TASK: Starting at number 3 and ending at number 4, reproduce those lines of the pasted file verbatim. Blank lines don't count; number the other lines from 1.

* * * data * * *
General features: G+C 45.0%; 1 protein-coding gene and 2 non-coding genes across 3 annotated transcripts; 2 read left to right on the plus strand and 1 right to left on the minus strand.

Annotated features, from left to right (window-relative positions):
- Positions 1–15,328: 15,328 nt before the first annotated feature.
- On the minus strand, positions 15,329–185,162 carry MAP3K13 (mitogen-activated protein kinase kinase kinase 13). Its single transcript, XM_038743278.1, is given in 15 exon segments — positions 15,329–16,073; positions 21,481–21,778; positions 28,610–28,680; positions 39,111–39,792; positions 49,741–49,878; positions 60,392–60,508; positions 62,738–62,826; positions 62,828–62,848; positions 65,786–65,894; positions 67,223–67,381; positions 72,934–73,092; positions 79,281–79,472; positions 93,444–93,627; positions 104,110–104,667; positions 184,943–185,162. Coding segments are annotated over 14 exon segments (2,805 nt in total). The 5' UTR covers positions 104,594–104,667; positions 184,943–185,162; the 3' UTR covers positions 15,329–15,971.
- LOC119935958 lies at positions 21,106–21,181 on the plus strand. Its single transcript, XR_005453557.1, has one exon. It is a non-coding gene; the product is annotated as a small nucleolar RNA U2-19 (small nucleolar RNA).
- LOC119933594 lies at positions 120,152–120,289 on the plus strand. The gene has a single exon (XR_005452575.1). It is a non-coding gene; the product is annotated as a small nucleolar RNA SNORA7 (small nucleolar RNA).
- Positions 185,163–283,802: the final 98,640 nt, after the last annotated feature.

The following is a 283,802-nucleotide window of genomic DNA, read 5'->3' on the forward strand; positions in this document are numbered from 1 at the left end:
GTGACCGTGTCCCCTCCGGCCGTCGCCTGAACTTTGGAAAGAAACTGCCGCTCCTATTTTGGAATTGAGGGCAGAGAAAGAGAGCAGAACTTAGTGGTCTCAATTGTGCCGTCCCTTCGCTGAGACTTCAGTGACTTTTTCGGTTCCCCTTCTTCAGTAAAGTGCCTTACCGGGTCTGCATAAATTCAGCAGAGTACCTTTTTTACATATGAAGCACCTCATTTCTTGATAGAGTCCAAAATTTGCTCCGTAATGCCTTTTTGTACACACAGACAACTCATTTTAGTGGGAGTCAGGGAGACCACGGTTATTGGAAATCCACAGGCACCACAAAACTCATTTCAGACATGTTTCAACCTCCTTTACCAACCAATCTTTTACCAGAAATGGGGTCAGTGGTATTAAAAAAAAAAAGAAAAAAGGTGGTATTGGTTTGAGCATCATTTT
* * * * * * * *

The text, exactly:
- Positions 1–15,328: 15,328 nt before the first annotated feature.
- On the minus strand, positions 15,329–185,162 carry MAP3K13 (mitogen-activated protein kinase kinase kinase 13). Its single transcript, XM_038743278.1, is given in 15 exon segments — positions 15,329–16,073; positions 21,481–21,778; positions 28,610–28,680; positions 39,111–39,792; positions 49,741–49,878; positions 60,392–60,508; positions 62,738–62,826; positions 62,828–62,848; positions 65,786–65,894; positions 67,223–67,381; positions 72,934–73,092; positions 79,281–79,472; positions 93,444–93,627; positions 104,110–104,667; positions 184,943–185,162. Coding segments are annotated over 14 exon segments (2,805 nt in total). The 5' UTR covers positions 104,594–104,667; positions 184,943–185,162; the 3' UTR covers positions 15,329–15,971.